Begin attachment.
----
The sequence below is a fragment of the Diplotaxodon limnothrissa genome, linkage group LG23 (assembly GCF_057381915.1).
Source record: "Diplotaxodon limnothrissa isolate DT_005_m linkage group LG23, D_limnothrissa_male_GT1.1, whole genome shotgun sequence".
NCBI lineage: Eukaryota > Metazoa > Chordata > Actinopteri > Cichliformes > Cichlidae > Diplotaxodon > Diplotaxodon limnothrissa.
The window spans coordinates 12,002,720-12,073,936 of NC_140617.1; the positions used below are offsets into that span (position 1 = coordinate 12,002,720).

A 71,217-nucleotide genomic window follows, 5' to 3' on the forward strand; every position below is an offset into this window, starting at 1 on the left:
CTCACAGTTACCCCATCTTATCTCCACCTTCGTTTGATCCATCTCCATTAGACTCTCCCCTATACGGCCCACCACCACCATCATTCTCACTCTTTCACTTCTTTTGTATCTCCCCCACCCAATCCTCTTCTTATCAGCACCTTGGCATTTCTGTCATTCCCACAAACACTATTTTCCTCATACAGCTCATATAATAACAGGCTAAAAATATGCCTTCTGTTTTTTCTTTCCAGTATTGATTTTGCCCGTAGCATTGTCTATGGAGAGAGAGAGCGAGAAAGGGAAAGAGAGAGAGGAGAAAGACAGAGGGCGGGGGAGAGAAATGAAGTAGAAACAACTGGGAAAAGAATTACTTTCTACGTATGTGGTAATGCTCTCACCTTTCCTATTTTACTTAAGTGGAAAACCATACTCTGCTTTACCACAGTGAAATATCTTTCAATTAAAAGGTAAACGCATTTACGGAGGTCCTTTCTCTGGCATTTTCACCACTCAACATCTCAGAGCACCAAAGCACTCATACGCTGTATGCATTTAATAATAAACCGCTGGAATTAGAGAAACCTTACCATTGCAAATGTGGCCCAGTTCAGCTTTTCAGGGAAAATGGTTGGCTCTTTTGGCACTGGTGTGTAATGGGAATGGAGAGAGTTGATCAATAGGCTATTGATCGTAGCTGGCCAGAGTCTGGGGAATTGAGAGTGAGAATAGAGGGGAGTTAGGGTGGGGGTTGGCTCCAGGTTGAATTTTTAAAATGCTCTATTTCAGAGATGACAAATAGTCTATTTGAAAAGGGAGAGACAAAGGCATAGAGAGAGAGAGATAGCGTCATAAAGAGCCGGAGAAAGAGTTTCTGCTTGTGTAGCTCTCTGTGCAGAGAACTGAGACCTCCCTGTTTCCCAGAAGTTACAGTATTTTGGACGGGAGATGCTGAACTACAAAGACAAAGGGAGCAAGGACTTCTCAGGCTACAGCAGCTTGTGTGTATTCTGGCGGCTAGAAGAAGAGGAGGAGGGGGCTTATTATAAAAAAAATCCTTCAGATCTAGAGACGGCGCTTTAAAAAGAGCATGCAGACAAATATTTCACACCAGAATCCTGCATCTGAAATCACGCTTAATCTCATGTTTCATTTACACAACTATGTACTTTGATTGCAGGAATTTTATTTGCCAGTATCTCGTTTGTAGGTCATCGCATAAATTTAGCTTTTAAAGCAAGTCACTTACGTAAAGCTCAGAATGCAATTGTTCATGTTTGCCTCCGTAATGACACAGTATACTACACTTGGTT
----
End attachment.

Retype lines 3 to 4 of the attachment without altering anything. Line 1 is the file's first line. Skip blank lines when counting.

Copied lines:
NCBI lineage: Eukaryota > Metazoa > Chordata > Actinopteri > Cichliformes > Cichlidae > Diplotaxodon > Diplotaxodon limnothrissa.
The window spans coordinates 12,002,720-12,073,936 of NC_140617.1; the positions used below are offsets into that span (position 1 = coordinate 12,002,720).